In order to have a successful garden, it is VITAL to have healthy soil. The nutrients present in the soil alone are often not enough to support plants, especially in a field or a garden; the plants simply use all of those nutrients up. What can you do to help your soil? Composting!
When I worked on an organic farm last summer, composting was everywhere, but I never actually had a hand in doing it. And not everyone has access to a large yard or open space to do it in, and sometimes, it stinks. But after some snooping around on the internet and a link to a YouTube video, the solution is here. I'm not sure how long it takes, because I have never actually done it myself, but I hope I can try it soon. This video gives a demonstration on indoor composting. I also found this very descriptive blog entry on indoor composting. Some points differ on the two; for instance one uses just black and white newspaper while the other uses color ads. As I am not an expert I'm not sure which is better... but it appears that both work. And apparently, they don't smell!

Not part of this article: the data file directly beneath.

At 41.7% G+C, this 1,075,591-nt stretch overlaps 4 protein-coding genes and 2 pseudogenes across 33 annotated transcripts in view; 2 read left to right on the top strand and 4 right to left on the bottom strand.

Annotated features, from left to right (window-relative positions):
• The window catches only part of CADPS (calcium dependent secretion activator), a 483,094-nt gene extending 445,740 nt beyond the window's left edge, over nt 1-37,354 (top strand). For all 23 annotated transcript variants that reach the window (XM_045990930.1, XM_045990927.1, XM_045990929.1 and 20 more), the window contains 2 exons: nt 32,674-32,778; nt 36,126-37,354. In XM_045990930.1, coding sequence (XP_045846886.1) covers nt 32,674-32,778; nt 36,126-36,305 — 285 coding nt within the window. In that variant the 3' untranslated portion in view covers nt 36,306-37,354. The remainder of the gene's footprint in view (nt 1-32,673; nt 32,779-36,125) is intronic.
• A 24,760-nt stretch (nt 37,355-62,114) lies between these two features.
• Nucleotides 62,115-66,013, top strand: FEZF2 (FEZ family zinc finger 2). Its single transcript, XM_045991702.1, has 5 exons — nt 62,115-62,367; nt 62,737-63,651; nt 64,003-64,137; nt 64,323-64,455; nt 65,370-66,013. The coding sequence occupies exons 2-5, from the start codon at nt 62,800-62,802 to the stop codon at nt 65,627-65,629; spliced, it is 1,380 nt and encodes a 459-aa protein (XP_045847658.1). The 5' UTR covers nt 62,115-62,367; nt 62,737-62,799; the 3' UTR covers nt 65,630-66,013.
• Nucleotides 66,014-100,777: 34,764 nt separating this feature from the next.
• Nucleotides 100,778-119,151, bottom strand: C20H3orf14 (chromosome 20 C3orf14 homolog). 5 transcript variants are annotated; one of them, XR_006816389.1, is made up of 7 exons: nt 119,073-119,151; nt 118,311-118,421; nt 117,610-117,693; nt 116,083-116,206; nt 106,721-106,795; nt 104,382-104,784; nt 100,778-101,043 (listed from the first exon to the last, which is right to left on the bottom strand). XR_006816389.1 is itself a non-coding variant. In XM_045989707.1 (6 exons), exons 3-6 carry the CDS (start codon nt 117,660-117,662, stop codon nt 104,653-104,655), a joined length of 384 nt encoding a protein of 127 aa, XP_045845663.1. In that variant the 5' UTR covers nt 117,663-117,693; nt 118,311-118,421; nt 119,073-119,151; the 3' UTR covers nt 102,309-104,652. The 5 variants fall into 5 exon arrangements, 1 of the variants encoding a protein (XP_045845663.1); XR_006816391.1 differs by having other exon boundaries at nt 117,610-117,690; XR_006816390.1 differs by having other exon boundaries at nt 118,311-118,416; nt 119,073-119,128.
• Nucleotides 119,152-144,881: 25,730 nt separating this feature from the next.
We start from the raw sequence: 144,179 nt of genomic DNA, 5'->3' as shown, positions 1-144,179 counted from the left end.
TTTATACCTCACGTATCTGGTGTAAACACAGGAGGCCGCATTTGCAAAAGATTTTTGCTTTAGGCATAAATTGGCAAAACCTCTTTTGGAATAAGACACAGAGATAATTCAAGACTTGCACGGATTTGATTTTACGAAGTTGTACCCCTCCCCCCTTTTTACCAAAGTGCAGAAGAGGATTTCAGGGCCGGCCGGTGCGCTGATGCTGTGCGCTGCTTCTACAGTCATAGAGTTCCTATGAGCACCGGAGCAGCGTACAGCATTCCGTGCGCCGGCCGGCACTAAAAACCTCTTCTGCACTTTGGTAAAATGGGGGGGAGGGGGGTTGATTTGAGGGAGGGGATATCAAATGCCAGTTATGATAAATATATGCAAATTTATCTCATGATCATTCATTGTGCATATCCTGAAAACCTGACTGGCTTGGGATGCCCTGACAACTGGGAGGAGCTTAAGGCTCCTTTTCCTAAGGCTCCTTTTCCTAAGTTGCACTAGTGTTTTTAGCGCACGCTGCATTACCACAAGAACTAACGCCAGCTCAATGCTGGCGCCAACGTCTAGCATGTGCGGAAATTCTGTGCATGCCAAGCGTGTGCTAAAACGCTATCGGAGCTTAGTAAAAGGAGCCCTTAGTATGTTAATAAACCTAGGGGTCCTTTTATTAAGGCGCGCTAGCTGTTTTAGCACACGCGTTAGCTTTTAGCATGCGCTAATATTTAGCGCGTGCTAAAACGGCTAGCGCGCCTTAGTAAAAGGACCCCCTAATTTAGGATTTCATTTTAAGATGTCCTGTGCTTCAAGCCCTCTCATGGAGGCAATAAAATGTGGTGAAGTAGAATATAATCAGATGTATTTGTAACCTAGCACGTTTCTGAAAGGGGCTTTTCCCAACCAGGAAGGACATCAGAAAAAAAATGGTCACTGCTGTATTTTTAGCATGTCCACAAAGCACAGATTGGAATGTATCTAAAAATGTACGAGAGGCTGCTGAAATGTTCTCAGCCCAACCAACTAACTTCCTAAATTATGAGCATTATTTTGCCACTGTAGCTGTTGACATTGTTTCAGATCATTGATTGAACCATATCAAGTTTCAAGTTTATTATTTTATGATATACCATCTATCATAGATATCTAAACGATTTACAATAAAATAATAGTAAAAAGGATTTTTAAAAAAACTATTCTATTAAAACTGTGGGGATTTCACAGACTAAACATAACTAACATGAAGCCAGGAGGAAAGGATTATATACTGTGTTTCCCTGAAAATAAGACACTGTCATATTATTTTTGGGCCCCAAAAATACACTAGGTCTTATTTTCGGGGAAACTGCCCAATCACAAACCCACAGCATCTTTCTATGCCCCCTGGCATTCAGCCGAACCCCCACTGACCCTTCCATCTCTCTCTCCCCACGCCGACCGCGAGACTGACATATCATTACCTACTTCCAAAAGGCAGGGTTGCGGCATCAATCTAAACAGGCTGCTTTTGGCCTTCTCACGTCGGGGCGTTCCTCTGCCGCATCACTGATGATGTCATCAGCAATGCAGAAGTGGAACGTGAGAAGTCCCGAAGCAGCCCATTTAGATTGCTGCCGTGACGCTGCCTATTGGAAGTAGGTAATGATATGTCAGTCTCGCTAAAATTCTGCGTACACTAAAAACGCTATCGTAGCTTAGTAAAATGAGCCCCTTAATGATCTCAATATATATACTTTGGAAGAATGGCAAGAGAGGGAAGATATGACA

The idea of indoor composting is very exciting to me, because that means anyone can do it, pretty much wherever you live, and there is no reason it has to be expensive! You can find a use for your old food scraps, and make compost for a community garden or your own garden. The blog entry suggests ordering worms online, but worms are also available in the ground or in more abundancy from a local bait shop.
A few other notes on compost: I toured a facility a few months ago called Growing Power in Milwaukee, Wisconsin and they use what they called "compost tea". Basically, you use a bag of compost like a tea bag; find a mesh bag or something similar, put compost in it, and put the bag into a bucket of water. The compost will ooze out into the water if you leave it sit, and then you have water that plants LOVE. Another way they utilized compost was for heating purposes. They were able to extend the growing season all year round for hearty plants like spinach, because they used compost under their greenhouses to heat them. This means they extended the growing season without electricity. I saw it, it works. Of course this takes a LOT of compost; they had access to food waste from several area restaurants. But it's something to think about!